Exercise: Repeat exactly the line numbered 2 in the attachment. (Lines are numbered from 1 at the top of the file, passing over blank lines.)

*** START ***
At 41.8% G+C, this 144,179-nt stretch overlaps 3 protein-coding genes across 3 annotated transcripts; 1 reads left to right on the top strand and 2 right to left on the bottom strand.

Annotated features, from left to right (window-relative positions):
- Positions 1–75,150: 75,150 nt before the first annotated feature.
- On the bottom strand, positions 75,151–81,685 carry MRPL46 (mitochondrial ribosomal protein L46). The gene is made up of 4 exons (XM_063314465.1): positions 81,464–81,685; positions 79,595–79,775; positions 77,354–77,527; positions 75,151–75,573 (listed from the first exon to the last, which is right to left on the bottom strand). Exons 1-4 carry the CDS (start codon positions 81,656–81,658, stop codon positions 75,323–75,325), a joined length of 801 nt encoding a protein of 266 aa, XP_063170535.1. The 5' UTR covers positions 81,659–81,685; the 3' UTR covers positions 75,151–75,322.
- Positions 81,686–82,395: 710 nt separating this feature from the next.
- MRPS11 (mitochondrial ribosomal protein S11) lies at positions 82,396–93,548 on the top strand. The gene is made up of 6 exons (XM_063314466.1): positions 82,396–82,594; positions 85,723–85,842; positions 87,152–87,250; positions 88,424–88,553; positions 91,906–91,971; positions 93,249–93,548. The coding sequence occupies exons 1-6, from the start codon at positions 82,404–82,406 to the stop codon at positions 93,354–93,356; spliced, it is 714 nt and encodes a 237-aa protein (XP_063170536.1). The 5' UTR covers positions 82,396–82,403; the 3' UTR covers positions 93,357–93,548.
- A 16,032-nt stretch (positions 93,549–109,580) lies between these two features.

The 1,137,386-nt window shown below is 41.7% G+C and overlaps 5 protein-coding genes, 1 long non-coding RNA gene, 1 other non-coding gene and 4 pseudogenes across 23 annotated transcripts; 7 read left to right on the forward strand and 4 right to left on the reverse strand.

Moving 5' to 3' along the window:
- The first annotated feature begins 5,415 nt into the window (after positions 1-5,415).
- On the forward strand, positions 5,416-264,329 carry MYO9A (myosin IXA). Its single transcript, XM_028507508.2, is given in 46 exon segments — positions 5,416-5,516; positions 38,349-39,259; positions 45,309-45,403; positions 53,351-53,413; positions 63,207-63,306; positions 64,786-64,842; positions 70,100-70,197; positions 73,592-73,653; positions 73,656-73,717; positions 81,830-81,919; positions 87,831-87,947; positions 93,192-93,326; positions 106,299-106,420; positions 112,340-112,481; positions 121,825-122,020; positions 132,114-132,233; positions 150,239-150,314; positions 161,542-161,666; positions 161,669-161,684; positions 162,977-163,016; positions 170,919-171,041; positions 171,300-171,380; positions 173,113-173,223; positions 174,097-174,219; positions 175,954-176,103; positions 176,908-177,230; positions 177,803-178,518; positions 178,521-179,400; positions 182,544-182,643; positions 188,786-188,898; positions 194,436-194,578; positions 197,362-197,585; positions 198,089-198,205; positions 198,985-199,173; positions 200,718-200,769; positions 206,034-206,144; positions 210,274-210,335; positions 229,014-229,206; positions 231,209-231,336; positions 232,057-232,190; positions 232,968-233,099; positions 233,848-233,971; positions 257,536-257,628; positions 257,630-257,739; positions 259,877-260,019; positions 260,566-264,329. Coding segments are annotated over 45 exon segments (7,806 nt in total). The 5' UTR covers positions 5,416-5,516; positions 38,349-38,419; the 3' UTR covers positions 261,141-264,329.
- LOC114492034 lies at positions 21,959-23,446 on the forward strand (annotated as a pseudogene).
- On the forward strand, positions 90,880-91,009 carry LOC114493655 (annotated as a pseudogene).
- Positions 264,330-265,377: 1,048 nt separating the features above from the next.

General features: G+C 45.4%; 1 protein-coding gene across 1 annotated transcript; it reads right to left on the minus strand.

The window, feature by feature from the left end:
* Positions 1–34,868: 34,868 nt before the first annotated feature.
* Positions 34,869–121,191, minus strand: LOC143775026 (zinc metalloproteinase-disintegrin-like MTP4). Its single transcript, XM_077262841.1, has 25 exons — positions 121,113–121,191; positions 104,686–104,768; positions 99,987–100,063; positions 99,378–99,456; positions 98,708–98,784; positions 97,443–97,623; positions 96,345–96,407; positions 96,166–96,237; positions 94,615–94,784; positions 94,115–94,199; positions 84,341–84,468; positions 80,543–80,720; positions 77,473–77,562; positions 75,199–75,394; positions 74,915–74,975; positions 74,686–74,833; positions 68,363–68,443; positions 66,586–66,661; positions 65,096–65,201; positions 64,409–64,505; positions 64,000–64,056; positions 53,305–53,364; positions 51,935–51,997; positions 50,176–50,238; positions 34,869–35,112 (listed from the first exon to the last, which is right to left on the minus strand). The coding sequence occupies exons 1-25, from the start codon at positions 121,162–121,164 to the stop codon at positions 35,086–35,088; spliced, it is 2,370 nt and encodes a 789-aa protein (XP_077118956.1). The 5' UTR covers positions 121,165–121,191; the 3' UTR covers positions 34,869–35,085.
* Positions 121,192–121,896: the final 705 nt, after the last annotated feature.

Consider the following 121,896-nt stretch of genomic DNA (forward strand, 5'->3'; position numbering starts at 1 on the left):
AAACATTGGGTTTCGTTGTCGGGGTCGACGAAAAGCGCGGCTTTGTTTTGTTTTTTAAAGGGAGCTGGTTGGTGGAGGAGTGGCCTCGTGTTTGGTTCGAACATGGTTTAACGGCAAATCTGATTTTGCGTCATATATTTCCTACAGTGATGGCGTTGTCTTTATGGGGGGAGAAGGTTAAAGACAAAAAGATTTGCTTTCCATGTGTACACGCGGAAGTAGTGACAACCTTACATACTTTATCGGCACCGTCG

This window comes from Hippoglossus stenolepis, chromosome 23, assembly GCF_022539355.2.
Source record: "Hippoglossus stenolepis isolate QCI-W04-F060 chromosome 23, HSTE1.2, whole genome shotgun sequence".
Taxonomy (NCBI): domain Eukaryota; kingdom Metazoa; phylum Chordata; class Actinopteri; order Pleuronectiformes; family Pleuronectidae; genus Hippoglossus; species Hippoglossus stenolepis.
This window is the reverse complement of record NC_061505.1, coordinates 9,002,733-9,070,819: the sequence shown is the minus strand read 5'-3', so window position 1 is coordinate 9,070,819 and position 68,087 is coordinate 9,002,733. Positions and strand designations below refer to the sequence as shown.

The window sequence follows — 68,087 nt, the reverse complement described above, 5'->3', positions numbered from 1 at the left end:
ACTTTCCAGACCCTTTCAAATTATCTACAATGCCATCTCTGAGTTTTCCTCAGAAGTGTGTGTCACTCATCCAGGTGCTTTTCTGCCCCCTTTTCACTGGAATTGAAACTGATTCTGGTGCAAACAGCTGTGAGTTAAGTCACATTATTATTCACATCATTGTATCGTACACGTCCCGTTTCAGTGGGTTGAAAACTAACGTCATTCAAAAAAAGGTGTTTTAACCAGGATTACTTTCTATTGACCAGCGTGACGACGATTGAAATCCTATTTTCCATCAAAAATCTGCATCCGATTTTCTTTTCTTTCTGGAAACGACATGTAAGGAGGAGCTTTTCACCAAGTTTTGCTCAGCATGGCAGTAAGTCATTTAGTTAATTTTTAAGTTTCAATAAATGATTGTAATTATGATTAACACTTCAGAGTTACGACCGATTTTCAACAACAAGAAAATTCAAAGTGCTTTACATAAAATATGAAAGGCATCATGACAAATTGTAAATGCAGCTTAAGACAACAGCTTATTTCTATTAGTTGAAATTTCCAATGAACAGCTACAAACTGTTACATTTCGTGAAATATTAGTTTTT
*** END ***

Annotated features, from left to right (window-relative positions):